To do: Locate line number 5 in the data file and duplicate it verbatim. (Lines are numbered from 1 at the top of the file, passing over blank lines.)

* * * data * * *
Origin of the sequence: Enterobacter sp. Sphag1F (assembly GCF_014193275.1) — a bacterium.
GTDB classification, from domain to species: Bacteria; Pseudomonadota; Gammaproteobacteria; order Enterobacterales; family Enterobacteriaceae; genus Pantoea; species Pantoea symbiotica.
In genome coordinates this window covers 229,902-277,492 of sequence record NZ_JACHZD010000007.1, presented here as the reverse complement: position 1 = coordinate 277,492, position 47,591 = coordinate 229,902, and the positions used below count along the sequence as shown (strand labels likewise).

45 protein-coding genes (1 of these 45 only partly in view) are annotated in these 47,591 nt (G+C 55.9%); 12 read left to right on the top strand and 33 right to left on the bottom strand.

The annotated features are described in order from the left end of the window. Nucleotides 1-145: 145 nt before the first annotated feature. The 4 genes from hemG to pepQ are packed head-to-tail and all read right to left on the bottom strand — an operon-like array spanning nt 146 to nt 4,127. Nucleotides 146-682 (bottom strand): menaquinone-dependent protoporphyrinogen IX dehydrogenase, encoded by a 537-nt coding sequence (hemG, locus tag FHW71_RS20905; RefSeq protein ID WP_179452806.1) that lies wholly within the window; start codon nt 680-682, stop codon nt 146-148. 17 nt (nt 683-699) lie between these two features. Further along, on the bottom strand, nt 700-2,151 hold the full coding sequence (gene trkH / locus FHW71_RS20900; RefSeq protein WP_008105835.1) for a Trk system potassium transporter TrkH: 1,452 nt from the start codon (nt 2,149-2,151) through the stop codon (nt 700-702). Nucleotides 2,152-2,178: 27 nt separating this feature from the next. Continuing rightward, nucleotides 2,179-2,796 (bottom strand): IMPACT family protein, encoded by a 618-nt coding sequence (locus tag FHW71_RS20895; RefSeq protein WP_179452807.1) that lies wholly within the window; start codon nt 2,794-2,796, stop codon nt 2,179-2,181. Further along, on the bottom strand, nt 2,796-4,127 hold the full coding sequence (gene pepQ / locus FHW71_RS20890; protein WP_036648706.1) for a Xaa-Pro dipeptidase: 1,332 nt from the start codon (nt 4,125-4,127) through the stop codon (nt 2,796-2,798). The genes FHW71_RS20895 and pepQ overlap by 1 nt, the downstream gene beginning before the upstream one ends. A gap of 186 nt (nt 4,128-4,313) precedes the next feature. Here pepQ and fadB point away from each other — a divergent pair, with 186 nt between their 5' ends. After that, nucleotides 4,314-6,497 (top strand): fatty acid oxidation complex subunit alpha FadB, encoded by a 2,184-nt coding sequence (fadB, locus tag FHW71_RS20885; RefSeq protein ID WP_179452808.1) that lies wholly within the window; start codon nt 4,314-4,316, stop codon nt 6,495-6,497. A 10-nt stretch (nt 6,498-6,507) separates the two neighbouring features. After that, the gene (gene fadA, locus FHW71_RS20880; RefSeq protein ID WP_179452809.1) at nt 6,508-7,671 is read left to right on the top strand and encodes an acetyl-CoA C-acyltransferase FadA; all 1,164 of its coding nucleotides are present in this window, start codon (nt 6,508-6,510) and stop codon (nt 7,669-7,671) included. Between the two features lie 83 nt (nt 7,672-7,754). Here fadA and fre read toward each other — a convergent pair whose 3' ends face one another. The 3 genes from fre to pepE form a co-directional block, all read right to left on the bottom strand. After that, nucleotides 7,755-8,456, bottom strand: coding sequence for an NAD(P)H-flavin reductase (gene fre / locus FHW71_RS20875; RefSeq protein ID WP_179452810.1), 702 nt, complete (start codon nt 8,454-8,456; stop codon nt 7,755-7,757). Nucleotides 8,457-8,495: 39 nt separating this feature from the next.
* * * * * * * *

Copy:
The annotated features are described in order from the left end of the window. Nucleotides 1-145: 145 nt before the first annotated feature. The 4 genes from hemG to pepQ are packed head-to-tail and all read right to left on the bottom strand — an operon-like array spanning nt 146 to nt 4,127. Nucleotides 146-682 (bottom strand): menaquinone-dependent protoporphyrinogen IX dehydrogenase, encoded by a 537-nt coding sequence (hemG, locus tag FHW71_RS20905; RefSeq protein ID WP_179452806.1) that lies wholly within the window; start codon nt 680-682, stop codon nt 146-148. 17 nt (nt 683-699) lie between these two features. Further along, on the bottom strand, nt 700-2,151 hold the full coding sequence (gene trkH / locus FHW71_RS20900; RefSeq protein WP_008105835.1) for a Trk system potassium transporter TrkH: 1,452 nt from the start codon (nt 2,149-2,151) through the stop codon (nt 700-702). Nucleotides 2,152-2,178: 27 nt separating this feature from the next. Continuing rightward, nucleotides 2,179-2,796 (bottom strand): IMPACT family protein, encoded by a 618-nt coding sequence (locus tag FHW71_RS20895; RefSeq protein WP_179452807.1) that lies wholly within the window; start codon nt 2,794-2,796, stop codon nt 2,179-2,181. Further along, on the bottom strand, nt 2,796-4,127 hold the full coding sequence (gene pepQ / locus FHW71_RS20890; protein WP_036648706.1) for a Xaa-Pro dipeptidase: 1,332 nt from the start codon (nt 4,125-4,127) through the stop codon (nt 2,796-2,798). The genes FHW71_RS20895 and pepQ overlap by 1 nt, the downstream gene beginning before the upstream one ends. A gap of 186 nt (nt 4,128-4,313) precedes the next feature. Here pepQ and fadB point away from each other — a divergent pair, with 186 nt between their 5' ends. After that, nucleotides 4,314-6,497 (top strand): fatty acid oxidation complex subunit alpha FadB, encoded by a 2,184-nt coding sequence (fadB, locus tag FHW71_RS20885; RefSeq protein ID WP_179452808.1) that lies wholly within the window; start codon nt 4,314-4,316, stop codon nt 6,495-6,497. A 10-nt stretch (nt 6,498-6,507) separates the two neighbouring features. After that, the gene (gene fadA, locus FHW71_RS20880; RefSeq protein ID WP_179452809.1) at nt 6,508-7,671 is read left to right on the top strand and encodes an acetyl-CoA C-acyltransferase FadA; all 1,164 of its coding nucleotides are present in this window, start codon (nt 6,508-6,510) and stop codon (nt 7,669-7,671) included. Between the two features lie 83 nt (nt 7,672-7,754). Here fadA and fre read toward each other — a convergent pair whose 3' ends face one another. The 3 genes from fre to pepE form a co-directional block, all read right to left on the bottom strand. After that, nucleotides 7,755-8,456, bottom strand: coding sequence for an NAD(P)H-flavin reductase (gene fre / locus FHW71_RS20875; RefSeq protein ID WP_179452810.1), 702 nt, complete (start codon nt 8,454-8,456; stop codon nt 7,755-7,757). Nucleotides 8,457-8,495: 39 nt separating this feature from the next.